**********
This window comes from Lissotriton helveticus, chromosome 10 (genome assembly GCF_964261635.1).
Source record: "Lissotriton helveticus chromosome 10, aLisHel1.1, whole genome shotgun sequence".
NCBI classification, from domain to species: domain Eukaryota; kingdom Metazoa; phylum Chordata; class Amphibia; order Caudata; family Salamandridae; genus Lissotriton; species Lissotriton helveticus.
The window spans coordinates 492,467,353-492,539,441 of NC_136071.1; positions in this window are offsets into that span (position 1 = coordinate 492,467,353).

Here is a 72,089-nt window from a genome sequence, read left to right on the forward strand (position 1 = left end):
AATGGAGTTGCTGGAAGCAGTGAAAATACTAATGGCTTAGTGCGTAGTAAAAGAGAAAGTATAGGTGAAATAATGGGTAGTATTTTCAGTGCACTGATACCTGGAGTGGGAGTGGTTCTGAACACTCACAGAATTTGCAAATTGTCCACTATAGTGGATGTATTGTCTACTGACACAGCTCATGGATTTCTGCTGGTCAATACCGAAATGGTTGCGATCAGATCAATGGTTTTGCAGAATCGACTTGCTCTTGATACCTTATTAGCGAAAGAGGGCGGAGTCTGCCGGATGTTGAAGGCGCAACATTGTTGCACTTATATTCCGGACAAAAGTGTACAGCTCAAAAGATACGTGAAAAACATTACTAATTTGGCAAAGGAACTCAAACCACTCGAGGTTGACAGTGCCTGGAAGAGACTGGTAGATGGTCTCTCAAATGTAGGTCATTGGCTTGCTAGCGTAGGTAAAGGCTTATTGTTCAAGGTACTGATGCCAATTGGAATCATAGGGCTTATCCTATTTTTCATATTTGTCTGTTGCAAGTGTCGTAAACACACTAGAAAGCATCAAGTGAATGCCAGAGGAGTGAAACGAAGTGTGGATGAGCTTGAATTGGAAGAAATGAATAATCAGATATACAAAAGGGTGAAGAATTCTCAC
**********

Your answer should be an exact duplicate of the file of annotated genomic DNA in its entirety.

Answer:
This window comes from Lissotriton helveticus, chromosome 10 (genome assembly GCF_964261635.1).
Source record: "Lissotriton helveticus chromosome 10, aLisHel1.1, whole genome shotgun sequence".
NCBI classification, from domain to species: domain Eukaryota; kingdom Metazoa; phylum Chordata; class Amphibia; order Caudata; family Salamandridae; genus Lissotriton; species Lissotriton helveticus.
The window spans coordinates 492,467,353-492,539,441 of NC_136071.1; positions in this window are offsets into that span (position 1 = coordinate 492,467,353).

Here is a 72,089-nt window from a genome sequence, read left to right on the forward strand (position 1 = left end):
AATGGAGTTGCTGGAAGCAGTGAAAATACTAATGGCTTAGTGCGTAGTAAAAGAGAAAGTATAGGTGAAATAATGGGTAGTATTTTCAGTGCACTGATACCTGGAGTGGGAGTGGTTCTGAACACTCACAGAATTTGCAAATTGTCCACTATAGTGGATGTATTGTCTACTGACACAGCTCATGGATTTCTGCTGGTCAATACCGAAATGGTTGCGATCAGATCAATGGTTTTGCAGAATCGACTTGCTCTTGATACCTTATTAGCGAAAGAGGGCGGAGTCTGCCGGATGTTGAAGGCGCAACATTGTTGCACTTATATTCCGGACAAAAGTGTACAGCTCAAAAGATACGTGAAAAACATTACTAATTTGGCAAAGGAACTCAAACCACTCGAGGTTGACAGTGCCTGGAAGAGACTGGTAGATGGTCTCTCAAATGTAGGTCATTGGCTTGCTAGCGTAGGTAAAGGCTTATTGTTCAAGGTACTGATGCCAATTGGAATCATAGGGCTTATCCTATTTTTCATATTTGTCTGTTGCAAGTGTCGTAAACACACTAGAAAGCATCAAGTGAATGCCAGAGGAGTGAAACGAAGTGTGGATGAGCTTGAATTGGAAGAAATGAATAATCAGATATACAAAAGGGTGAAGAATTCTCAC